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HindustanTimes Mon,21 Apr 2014

World

Former monk is 100th Tibetan to self-immolate
Sutirtho Patranobis and Utpal Parashar, Hindustan Times
Beijing/Kathmandu, February 14, 2013
First Published: 17:02 IST(14/2/2013)
Last Updated: 00:58 IST(15/2/2013)

A 37-year-old former monk was the 100th Tibetan to self-immolate in the Sichuan province of southwest China, rights groups said Thursday, adding to the number of Tibetans who set fire to themselves outside the country including one in Kathmandu on Wednesday.

On Wednesday, a Tibetan set fire to himself outside a restaurant near the Boudhanath stupa in Kathmandu and later succumbed to his injuries at Tribhuvan University Teaching Hospital.

Ethnic Tibetans are demanding greater political and cultural freedom and the return of Dalai Lama to China. On its part, China maintains that self-immolations are being incited by the India-based separatist “Dalai clique”.

About the case in Sichuan, statements from rights groups said Lobsang Namgyal, a former monk at the Kirti monastery, set himself on fire on February 3 but the news about the case filtered out only late on Wednesday.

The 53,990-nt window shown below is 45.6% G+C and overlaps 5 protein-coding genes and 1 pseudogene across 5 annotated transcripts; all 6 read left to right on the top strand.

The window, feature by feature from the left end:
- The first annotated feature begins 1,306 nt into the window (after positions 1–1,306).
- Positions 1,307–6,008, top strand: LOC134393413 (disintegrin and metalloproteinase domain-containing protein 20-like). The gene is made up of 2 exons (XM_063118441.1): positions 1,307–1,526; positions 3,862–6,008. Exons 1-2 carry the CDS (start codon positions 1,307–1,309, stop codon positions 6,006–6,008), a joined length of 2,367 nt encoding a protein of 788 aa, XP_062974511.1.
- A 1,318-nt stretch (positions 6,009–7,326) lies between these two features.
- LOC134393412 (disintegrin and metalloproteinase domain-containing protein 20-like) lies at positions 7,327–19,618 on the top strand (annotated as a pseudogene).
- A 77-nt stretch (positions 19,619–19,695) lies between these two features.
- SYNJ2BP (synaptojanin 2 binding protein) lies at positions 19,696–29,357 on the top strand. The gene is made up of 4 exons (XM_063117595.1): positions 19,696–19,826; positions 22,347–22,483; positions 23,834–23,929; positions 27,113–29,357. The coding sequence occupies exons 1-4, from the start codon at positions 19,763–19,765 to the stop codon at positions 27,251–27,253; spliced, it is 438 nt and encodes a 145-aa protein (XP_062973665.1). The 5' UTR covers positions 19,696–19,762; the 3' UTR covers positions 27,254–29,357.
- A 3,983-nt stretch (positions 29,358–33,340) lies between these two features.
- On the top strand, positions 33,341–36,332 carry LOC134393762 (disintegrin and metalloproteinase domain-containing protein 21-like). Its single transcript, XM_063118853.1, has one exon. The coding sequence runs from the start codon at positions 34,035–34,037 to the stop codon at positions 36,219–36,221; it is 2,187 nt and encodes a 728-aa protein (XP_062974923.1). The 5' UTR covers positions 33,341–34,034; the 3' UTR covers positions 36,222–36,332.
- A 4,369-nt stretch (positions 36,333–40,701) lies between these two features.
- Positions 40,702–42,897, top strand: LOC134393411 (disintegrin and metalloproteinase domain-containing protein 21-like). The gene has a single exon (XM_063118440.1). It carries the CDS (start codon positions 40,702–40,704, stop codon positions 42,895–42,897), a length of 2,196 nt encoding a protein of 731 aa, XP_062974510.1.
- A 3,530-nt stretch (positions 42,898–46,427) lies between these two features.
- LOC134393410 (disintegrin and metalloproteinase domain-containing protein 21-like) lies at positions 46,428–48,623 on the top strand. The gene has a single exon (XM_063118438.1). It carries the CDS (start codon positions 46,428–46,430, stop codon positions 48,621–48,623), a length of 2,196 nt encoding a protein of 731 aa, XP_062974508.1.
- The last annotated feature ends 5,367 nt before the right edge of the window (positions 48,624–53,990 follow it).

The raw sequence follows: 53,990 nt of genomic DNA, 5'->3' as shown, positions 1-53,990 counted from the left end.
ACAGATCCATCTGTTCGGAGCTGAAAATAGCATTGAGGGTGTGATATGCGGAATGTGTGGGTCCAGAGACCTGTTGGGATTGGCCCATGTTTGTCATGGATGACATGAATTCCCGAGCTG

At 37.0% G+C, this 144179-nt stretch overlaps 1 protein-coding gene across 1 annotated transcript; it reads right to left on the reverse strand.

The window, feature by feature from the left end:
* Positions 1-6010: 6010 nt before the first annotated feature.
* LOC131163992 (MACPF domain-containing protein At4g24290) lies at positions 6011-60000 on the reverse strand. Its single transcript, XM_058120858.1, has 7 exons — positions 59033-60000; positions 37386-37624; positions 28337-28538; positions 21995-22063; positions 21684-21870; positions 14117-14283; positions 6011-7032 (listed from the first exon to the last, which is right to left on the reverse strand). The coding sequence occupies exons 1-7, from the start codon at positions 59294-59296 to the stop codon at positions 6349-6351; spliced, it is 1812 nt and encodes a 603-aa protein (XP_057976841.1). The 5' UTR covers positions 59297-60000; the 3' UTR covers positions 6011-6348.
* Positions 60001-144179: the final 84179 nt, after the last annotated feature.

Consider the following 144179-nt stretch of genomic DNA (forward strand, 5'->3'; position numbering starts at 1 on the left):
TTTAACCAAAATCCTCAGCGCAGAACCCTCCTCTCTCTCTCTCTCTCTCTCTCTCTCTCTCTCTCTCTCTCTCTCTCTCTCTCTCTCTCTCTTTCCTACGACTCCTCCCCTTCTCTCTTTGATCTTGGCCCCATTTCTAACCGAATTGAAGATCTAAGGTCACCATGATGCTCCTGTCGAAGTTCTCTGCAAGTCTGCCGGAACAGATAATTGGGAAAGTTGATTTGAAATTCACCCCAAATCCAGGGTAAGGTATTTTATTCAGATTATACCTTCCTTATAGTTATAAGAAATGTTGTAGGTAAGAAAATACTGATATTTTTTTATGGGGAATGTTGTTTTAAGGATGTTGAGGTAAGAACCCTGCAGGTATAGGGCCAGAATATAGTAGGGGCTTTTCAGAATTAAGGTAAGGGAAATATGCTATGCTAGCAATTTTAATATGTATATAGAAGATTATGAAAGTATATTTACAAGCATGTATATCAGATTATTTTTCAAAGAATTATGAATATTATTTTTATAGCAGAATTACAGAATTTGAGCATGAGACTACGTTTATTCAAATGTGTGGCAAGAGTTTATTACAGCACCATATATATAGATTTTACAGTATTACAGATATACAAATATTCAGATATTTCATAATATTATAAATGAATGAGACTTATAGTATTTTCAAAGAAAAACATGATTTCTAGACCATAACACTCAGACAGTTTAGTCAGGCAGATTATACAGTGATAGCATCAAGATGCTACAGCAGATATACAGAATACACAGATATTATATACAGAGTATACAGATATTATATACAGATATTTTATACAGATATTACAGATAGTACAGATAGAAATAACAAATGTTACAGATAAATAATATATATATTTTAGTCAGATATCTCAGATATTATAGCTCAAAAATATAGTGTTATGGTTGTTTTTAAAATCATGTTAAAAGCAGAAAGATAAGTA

“It has taken 10 days to confirm news of Lobsang Namgyal protest because Tibetans are too frightened of Chinese state reprisals to speak about protests. Most people believe that all communications are monitored and there have been a number of high profile convictions for Tibetans accused of sharing information. In the days following Lobsang Namgyal’s self-immolation his younger brother was detained, his family members followed and their telephones bugged,” London-based Free Tibet said in a statement.

Lobsang died at the scene and his body was removed by officials who cremated him and returned his ashes to his family, the statement added.

According to the group, in September 2012, Lobsang was “disappeared” for two weeks, during which time his family searched for him but were not informed that he was being held by the police.

“After his detention, Lobsang Namgyal disrobed, reportedly due to threats by the police; he was routinely followed by Chinese state officials in the period after his arrest,” the statement added.

It added that China was going to great lengths to create an information blackout in Tibet, banning international journalists and observers, cutting telephone lines, blocking the internet and meting out severe punishments on Tibetans for sharing information.

Washington-based International Campaign for Tibet said Lobsang was known as an exceptional student at Kirti monastery who had been tipped to study for the highest qualification in Tibetan Buddhism, a Geshe degree.

“He was regarded as a model for a new generation of students at Kirti,” the Kirti monks in exile said in a statement in Tibetan.


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